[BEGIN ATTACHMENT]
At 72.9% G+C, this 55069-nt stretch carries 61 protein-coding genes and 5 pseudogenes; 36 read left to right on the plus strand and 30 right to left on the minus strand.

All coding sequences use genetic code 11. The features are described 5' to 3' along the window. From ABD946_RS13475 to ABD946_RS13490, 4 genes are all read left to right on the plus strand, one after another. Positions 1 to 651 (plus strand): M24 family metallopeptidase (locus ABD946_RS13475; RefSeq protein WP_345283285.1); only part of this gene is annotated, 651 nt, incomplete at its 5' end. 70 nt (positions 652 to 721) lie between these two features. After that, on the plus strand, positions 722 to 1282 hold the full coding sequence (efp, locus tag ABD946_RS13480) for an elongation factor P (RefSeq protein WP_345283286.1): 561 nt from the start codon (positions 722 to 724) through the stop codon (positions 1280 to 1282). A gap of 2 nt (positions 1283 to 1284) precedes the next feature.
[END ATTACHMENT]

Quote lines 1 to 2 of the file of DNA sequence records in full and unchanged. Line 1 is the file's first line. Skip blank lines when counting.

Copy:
At 72.9% G+C, this 55069-nt stretch carries 61 protein-coding genes and 5 pseudogenes; 36 read left to right on the plus strand and 30 right to left on the minus strand.

All coding sequences use genetic code 11. The features are described 5' to 3' along the window. From ABD946_RS13475 to ABD946_RS13490, 4 genes are all read left to right on the plus strand, one after another. Positions 1 to 651 (plus strand): M24 family metallopeptidase (locus ABD946_RS13475; RefSeq protein WP_345283285.1); only part of this gene is annotated, 651 nt, incomplete at its 5' end. 70 nt (positions 652 to 721) lie between these two features. After that, on the plus strand, positions 722 to 1282 hold the full coding sequence (efp, locus tag ABD946_RS13480) for an elongation factor P (RefSeq protein WP_345283286.1): 561 nt from the start codon (positions 722 to 724) through the stop codon (positions 1280 to 1282). A gap of 2 nt (positions 1283 to 1284) precedes the next feature.